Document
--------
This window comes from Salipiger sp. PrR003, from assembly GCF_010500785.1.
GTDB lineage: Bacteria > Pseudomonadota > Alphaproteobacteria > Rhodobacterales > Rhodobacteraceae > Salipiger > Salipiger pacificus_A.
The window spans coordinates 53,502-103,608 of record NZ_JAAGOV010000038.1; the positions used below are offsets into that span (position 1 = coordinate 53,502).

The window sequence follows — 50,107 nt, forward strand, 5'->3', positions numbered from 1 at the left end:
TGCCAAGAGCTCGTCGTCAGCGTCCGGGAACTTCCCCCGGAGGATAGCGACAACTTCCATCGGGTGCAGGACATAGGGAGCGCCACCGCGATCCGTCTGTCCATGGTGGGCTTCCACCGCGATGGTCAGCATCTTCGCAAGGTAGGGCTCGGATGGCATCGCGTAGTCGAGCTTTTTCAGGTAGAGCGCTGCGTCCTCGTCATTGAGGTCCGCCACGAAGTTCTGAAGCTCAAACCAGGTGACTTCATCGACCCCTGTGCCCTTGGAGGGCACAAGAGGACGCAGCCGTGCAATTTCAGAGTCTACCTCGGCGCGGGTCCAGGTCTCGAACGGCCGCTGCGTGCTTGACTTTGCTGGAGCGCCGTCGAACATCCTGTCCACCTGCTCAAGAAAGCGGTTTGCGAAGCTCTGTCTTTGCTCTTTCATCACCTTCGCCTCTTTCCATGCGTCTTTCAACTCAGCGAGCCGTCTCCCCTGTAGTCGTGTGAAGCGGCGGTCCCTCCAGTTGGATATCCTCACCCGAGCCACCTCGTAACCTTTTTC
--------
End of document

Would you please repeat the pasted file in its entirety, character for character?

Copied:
This window comes from Salipiger sp. PrR003, from assembly GCF_010500785.1.
GTDB lineage: Bacteria > Pseudomonadota > Alphaproteobacteria > Rhodobacterales > Rhodobacteraceae > Salipiger > Salipiger pacificus_A.
The window spans coordinates 53,502-103,608 of record NZ_JAAGOV010000038.1; the positions used below are offsets into that span (position 1 = coordinate 53,502).

The window sequence follows — 50,107 nt, forward strand, 5'->3', positions numbered from 1 at the left end:
TGCCAAGAGCTCGTCGTCAGCGTCCGGGAACTTCCCCCGGAGGATAGCGACAACTTCCATCGGGTGCAGGACATAGGGAGCGCCACCGCGATCCGTCTGTCCATGGTGGGCTTCCACCGCGATGGTCAGCATCTTCGCAAGGTAGGGCTCGGATGGCATCGCGTAGTCGAGCTTTTTCAGGTAGAGCGCTGCGTCCTCGTCATTGAGGTCCGCCACGAAGTTCTGAAGCTCAAACCAGGTGACTTCATCGACCCCTGTGCCCTTGGAGGGCACAAGAGGACGCAGCCGTGCAATTTCAGAGTCTACCTCGGCGCGGGTCCAGGTCTCGAACGGCCGCTGCGTGCTTGACTTTGCTGGAGCGCCGTCGAACATCCTGTCCACCTGCTCAAGAAAGCGGTTTGCGAAGCTCTGTCTTTGCTCTTTCATCACCTTCGCCTCTTTCCATGCGTCTTTCAACTCAGCGAGCCGTCTCCCCTGTAGTCGTGTGAAGCGGCGGTCCCTCCAGTTGGATATCCTCACCCGAGCCACCTCGTAACCTTTTTC